The Connecticut bill now awaits Gov. Dan Malloy’s (D) signature. If SB 896 is signed into law, it will go into effect October 1, 2013.

    Homeless folks are already protected by federal anti-discrimination laws, but are being bolstered by a network of state laws that homeless advocates believe are necessary to improve the situation. “The system we have — some things are federal matters and some things are state matters. Things like discrimination in housing or discrimination in employment, I mean, there are federal laws about it but really most of the important enforcement kind of work on that happens at the state level,” Steve Berg, Vice President for Programs and Policy National Alliance to End Homelessness, told Mint Press News.


    A new civil rights struggle

    The key impetus for bills in Rhode Island and Connecticut are actually coming from the homeless themselves, who are demanding a change in conditions. “There’s a number of local homeless-led advocacy groups that are working to give voice to the homeless population. Part of advocacy is coming from homeless themselves who say, ‘I can’t sleep in the park, I can’t panhandle, employers discriminate against me if they find out that I live in a shelter,’” Stoops said.

    It’s a struggle that some describe as a longstanding civil rights issue made far worse during the Reagan administration when funding for public housing and homeless shelters were reduced or eliminated altogether.

    It was during the Reagan era that the National Coalition for the Homeless and other groups got their start. “The time period that we are in now begins in the mid-1980s due to drastic budget cuts by the Reagan administration. We started to see more men than single women and families. Many of the secular shelters opened up in the early 1980s to deal with that issue,” Stoops said.


    Understanding the day-to-day

    Contrary to the well-worn tropes portraying homeless as “lazy bums” and “freeloaders,” many have jobs but have turned to shelters when financial calamity, relationship problems or substance abuse forces them onto the streets or into shelters.

    Holding a job is something that an individual with a permanent address might not think twice about, but it becomes a major issue when some employers discriminate in hiring practices. If an individual puts down the address of a homeless shelter on a job application, it can immediately disqualify him for employment.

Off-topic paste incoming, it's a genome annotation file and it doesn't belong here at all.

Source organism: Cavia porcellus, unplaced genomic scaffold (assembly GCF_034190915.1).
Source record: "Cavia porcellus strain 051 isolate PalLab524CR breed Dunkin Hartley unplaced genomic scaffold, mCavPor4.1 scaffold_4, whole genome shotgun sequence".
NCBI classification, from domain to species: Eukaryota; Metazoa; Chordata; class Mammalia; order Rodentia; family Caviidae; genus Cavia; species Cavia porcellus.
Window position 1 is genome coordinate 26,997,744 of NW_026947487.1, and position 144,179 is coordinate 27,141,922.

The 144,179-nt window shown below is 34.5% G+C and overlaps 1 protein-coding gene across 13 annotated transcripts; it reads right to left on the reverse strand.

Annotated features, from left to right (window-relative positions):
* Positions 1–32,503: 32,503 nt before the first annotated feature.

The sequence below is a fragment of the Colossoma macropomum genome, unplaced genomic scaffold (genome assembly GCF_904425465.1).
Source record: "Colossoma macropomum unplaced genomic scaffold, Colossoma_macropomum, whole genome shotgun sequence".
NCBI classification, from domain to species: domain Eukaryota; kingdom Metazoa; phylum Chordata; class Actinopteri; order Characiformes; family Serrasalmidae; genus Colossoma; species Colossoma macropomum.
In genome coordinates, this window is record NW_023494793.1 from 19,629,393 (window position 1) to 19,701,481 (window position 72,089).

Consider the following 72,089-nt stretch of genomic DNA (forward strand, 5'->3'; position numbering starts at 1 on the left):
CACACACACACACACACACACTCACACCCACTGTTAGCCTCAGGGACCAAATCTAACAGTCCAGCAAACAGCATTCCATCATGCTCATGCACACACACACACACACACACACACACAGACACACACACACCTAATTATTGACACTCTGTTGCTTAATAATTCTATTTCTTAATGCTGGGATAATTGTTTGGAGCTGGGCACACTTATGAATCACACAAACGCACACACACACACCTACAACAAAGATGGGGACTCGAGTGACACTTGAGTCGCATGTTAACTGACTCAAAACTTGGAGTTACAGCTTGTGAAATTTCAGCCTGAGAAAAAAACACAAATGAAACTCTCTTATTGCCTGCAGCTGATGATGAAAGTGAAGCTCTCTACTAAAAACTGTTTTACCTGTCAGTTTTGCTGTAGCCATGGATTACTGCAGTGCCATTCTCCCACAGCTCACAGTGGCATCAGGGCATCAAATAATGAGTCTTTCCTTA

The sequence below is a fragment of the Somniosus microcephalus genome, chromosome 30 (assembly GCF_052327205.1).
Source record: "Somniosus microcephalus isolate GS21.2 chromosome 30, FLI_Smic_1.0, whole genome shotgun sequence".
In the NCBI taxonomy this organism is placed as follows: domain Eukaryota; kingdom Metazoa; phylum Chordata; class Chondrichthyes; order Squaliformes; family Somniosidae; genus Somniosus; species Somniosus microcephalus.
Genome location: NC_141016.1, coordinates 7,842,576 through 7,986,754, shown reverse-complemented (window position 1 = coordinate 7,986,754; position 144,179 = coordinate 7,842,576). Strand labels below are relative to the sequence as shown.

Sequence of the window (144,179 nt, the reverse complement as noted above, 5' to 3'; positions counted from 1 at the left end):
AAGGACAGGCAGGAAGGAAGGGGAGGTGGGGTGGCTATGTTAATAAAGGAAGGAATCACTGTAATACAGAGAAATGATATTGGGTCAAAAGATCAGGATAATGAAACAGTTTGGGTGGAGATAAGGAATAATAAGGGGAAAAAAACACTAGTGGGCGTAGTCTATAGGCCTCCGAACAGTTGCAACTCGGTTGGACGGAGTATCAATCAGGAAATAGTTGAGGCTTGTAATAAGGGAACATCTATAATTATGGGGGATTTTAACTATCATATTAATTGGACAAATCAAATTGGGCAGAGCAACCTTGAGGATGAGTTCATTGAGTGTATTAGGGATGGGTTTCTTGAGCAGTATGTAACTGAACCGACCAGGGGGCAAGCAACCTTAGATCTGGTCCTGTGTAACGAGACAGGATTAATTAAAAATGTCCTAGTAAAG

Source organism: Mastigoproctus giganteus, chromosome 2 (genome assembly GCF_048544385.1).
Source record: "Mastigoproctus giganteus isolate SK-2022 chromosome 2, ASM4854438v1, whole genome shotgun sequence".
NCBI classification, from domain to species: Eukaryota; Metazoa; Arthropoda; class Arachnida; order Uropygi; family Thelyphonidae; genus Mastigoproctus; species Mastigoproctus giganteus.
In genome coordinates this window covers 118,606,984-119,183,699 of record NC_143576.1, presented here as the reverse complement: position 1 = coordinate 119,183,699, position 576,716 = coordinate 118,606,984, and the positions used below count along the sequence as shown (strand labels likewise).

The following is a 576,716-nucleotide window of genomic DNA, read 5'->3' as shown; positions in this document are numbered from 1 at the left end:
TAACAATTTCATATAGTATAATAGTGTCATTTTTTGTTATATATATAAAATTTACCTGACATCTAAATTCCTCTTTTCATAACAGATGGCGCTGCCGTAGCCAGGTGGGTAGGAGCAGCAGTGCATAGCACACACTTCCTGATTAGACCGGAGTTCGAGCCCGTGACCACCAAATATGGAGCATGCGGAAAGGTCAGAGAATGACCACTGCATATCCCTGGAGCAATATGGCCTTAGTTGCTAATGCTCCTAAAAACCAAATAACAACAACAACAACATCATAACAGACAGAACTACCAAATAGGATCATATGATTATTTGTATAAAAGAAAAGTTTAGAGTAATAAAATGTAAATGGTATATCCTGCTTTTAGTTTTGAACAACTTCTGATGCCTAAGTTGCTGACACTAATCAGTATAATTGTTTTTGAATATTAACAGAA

Fox told Mint Press that one homeless man he worked with went into a shelter because of the dissolution of a personal relationship and had a series of financial setbacks, struggling to get a security deposit for an apartment.

    Throughout this time he held steady employment in retail, usually working until 9 p.m. most days. Because the shelter he was staying at required that people be back by 6 p.m., they tried to investigate to verify that he was actually employed and had a legitimate excuse for staying out until 8 or 9 o’clock at night.

    “They wanted to contact the employer to verify his employment. He was afraid of what they might say if they did call the employer. He said ‘forget it, I’m leaving,’ took his stuff and ended up finding another place to live. I think that is a violation of privacy. It’s something that if you weren’t homeless that you wouldn’t be asked to do,” Fox said.

    There is also discrimination in medical treatment, particularly at hospitals and emergency rooms.

    “People going to the emergency room have been mistreated or skipped over when they are in the ER. In Rhode Island, they did an entire study on the experiences for homeless people when they go to access medical services. It showed time and time again the homeless mistreated in ER and hospital settings,” Fox said.

    The big question: Will these new laws end this type of discrimination in practice? They’re not likely the ultimate solution, Fox admits, although it’s a step in the right direction.

    Others are more hopeful, “The people behind the laws being passed are local homeless advocacy groups. I can promise you that they won’t get something passed that won’t work. We don’t worry about implementation. We have been monitoring in those states to make sure the law is being implemented,” Stoops said.